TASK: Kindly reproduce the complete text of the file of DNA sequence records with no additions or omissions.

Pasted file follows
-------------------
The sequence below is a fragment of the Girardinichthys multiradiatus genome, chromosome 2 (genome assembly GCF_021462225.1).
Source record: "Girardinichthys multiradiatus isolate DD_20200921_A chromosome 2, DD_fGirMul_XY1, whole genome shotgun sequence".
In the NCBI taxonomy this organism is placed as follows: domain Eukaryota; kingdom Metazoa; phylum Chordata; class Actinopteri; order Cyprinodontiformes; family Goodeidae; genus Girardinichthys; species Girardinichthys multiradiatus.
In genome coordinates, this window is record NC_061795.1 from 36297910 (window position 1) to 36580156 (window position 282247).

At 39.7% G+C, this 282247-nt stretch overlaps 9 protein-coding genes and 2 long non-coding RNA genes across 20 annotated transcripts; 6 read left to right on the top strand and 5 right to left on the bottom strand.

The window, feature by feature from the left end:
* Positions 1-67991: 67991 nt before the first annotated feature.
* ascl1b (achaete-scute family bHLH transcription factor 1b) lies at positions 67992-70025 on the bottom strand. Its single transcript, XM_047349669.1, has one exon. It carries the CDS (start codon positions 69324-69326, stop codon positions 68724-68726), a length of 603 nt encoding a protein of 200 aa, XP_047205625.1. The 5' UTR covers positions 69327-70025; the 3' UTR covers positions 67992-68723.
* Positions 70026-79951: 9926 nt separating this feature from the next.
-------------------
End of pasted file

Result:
The sequence below is a fragment of the Girardinichthys multiradiatus genome, chromosome 2 (genome assembly GCF_021462225.1).
Source record: "Girardinichthys multiradiatus isolate DD_20200921_A chromosome 2, DD_fGirMul_XY1, whole genome shotgun sequence".
In the NCBI taxonomy this organism is placed as follows: domain Eukaryota; kingdom Metazoa; phylum Chordata; class Actinopteri; order Cyprinodontiformes; family Goodeidae; genus Girardinichthys; species Girardinichthys multiradiatus.
In genome coordinates, this window is record NC_061795.1 from 36297910 (window position 1) to 36580156 (window position 282247).

At 39.7% G+C, this 282247-nt stretch overlaps 9 protein-coding genes and 2 long non-coding RNA genes across 20 annotated transcripts; 6 read left to right on the top strand and 5 right to left on the bottom strand.

The window, feature by feature from the left end:
* Positions 1-67991: 67991 nt before the first annotated feature.
* ascl1b (achaete-scute family bHLH transcription factor 1b) lies at positions 67992-70025 on the bottom strand. Its single transcript, XM_047349669.1, has one exon. It carries the CDS (start codon positions 69324-69326, stop codon positions 68724-68726), a length of 603 nt encoding a protein of 200 aa, XP_047205625.1. The 5' UTR covers positions 69327-70025; the 3' UTR covers positions 67992-68723.
* Positions 70026-79951: 9926 nt separating this feature from the next.